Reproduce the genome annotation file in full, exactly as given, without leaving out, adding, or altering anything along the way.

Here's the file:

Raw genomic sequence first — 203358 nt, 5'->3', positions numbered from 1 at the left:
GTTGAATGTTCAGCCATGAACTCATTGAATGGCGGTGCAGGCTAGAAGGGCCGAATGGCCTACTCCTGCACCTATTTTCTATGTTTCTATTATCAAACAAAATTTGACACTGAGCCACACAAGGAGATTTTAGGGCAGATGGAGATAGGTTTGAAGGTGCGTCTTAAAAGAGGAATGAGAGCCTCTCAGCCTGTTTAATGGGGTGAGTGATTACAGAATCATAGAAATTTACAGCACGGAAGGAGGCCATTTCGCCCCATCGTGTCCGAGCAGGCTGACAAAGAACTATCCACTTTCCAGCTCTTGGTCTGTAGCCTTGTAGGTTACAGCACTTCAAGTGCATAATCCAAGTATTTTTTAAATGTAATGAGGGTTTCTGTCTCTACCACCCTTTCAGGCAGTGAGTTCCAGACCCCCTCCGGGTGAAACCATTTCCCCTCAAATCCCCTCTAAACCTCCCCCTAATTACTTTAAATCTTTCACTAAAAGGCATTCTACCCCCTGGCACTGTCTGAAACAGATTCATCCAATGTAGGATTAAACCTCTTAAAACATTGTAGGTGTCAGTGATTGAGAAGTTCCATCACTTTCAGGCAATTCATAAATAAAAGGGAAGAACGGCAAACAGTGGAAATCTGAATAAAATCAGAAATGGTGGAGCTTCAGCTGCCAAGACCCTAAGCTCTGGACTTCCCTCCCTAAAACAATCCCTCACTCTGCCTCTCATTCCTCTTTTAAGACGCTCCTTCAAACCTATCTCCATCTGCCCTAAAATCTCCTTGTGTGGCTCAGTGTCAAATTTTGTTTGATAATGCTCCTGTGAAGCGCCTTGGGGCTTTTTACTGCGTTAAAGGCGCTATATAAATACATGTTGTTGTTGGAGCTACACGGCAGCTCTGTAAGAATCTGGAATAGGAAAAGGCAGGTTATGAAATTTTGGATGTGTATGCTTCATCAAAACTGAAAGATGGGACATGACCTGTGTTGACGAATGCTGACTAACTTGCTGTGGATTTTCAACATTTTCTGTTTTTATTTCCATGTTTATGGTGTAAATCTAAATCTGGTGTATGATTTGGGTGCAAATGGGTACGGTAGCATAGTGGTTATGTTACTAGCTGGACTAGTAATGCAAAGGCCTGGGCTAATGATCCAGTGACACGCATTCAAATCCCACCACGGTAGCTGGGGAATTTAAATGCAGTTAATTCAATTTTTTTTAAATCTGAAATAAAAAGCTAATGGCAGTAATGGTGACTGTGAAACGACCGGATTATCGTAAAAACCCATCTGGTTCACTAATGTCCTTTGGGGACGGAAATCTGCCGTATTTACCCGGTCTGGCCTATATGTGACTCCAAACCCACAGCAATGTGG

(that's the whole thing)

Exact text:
Raw genomic sequence first — 203358 nt, 5'->3', positions numbered from 1 at the left:
GTTGAATGTTCAGCCATGAACTCATTGAATGGCGGTGCAGGCTAGAAGGGCCGAATGGCCTACTCCTGCACCTATTTTCTATGTTTCTATTATCAAACAAAATTTGACACTGAGCCACACAAGGAGATTTTAGGGCAGATGGAGATAGGTTTGAAGGTGCGTCTTAAAAGAGGAATGAGAGCCTCTCAGCCTGTTTAATGGGGTGAGTGATTACAGAATCATAGAAATTTACAGCACGGAAGGAGGCCATTTCGCCCCATCGTGTCCGAGCAGGCTGACAAAGAACTATCCACTTTCCAGCTCTTGGTCTGTAGCCTTGTAGGTTACAGCACTTCAAGTGCATAATCCAAGTATTTTTTAAATGTAATGAGGGTTTCTGTCTCTACCACCCTTTCAGGCAGTGAGTTCCAGACCCCCTCCGGGTGAAACCATTTCCCCTCAAATCCCCTCTAAACCTCCCCCTAATTACTTTAAATCTTTCACTAAAAGGCATTCTACCCCCTGGCACTGTCTGAAACAGATTCATCCAATGTAGGATTAAACCTCTTAAAACATTGTAGGTGTCAGTGATTGAGAAGTTCCATCACTTTCAGGCAATTCATAAATAAAAGGGAAGAACGGCAAACAGTGGAAATCTGAATAAAATCAGAAATGGTGGAGCTTCAGCTGCCAAGACCCTAAGCTCTGGACTTCCCTCCCTAAAACAATCCCTCACTCTGCCTCTCATTCCTCTTTTAAGACGCTCCTTCAAACCTATCTCCATCTGCCCTAAAATCTCCTTGTGTGGCTCAGTGTCAAATTTTGTTTGATAATGCTCCTGTGAAGCGCCTTGGGGCTTTTTACTGCGTTAAAGGCGCTATATAAATACATGTTGTTGTTGGAGCTACACGGCAGCTCTGTAAGAATCTGGAATAGGAAAAGGCAGGTTATGAAATTTTGGATGTGTATGCTTCATCAAAACTGAAAGATGGGACATGACCTGTGTTGACGAATGCTGACTAACTTGCTGTGGATTTTCAACATTTTCTGTTTTTATTTCCATGTTTATGGTGTAAATCTAAATCTGGTGTATGATTTGGGTGCAAATGGGTACGGTAGCATAGTGGTTATGTTACTAGCTGGACTAGTAATGCAAAGGCCTGGGCTAATGATCCAGTGACACGCATTCAAATCCCACCACGGTAGCTGGGGAATTTAAATGCAGTTAATTCAATTTTTTTTAAATCTGAAATAAAAAGCTAATGGCAGTAATGGTGACTGTGAAACGACCGGATTATCGTAAAAACCCATCTGGTTCACTAATGTCCTTTGGGGACGGAAATCTGCCGTATTTACCCGGTCTGGCCTATATGTGACTCCAAACCCACAGCAATGTGG